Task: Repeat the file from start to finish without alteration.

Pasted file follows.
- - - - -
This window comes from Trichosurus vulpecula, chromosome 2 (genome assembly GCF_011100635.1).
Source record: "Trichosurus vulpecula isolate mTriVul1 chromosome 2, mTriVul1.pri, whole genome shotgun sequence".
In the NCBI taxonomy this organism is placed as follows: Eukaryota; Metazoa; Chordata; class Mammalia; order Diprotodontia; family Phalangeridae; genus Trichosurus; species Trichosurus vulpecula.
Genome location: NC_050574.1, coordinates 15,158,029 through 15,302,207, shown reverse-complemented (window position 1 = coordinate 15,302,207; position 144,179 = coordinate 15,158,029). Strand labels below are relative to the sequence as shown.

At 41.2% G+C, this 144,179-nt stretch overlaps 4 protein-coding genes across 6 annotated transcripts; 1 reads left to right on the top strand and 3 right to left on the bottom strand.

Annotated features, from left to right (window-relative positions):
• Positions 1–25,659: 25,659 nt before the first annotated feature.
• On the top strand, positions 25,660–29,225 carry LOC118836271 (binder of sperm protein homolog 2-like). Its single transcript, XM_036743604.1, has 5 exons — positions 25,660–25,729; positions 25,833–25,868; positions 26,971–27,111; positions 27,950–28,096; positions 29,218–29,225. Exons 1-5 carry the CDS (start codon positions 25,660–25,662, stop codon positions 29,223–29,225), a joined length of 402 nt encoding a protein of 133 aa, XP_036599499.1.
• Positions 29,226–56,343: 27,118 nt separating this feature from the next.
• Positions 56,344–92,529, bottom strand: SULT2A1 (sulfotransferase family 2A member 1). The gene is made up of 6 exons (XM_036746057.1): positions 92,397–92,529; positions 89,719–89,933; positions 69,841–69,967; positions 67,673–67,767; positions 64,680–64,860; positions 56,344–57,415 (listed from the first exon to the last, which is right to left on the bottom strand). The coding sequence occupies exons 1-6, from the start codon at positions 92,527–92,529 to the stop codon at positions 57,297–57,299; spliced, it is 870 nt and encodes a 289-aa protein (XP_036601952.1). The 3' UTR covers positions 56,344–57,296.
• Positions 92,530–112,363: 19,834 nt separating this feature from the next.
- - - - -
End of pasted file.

This window comes from Trichosurus vulpecula, chromosome 2 (genome assembly GCF_011100635.1).
Source record: "Trichosurus vulpecula isolate mTriVul1 chromosome 2, mTriVul1.pri, whole genome shotgun sequence".
In the NCBI taxonomy this organism is placed as follows: Eukaryota; Metazoa; Chordata; class Mammalia; order Diprotodontia; family Phalangeridae; genus Trichosurus; species Trichosurus vulpecula.
Genome location: NC_050574.1, coordinates 15,158,029 through 15,302,207, shown reverse-complemented (window position 1 = coordinate 15,302,207; position 144,179 = coordinate 15,158,029). Strand labels below are relative to the sequence as shown.

At 41.2% G+C, this 144,179-nt stretch overlaps 4 protein-coding genes across 6 annotated transcripts; 1 reads left to right on the top strand and 3 right to left on the bottom strand.

Annotated features, from left to right (window-relative positions):
• Positions 1–25,659: 25,659 nt before the first annotated feature.
• On the top strand, positions 25,660–29,225 carry LOC118836271 (binder of sperm protein homolog 2-like). Its single transcript, XM_036743604.1, has 5 exons — positions 25,660–25,729; positions 25,833–25,868; positions 26,971–27,111; positions 27,950–28,096; positions 29,218–29,225. Exons 1-5 carry the CDS (start codon positions 25,660–25,662, stop codon positions 29,223–29,225), a joined length of 402 nt encoding a protein of 133 aa, XP_036599499.1.
• Positions 29,226–56,343: 27,118 nt separating this feature from the next.
• Positions 56,344–92,529, bottom strand: SULT2A1 (sulfotransferase family 2A member 1). The gene is made up of 6 exons (XM_036746057.1): positions 92,397–92,529; positions 89,719–89,933; positions 69,841–69,967; positions 67,673–67,767; positions 64,680–64,860; positions 56,344–57,415 (listed from the first exon to the last, which is right to left on the bottom strand). The coding sequence occupies exons 1-6, from the start codon at positions 92,527–92,529 to the stop codon at positions 57,297–57,299; spliced, it is 870 nt and encodes a 289-aa protein (XP_036601952.1). The 3' UTR covers positions 56,344–57,296.
• Positions 92,530–112,363: 19,834 nt separating this feature from the next.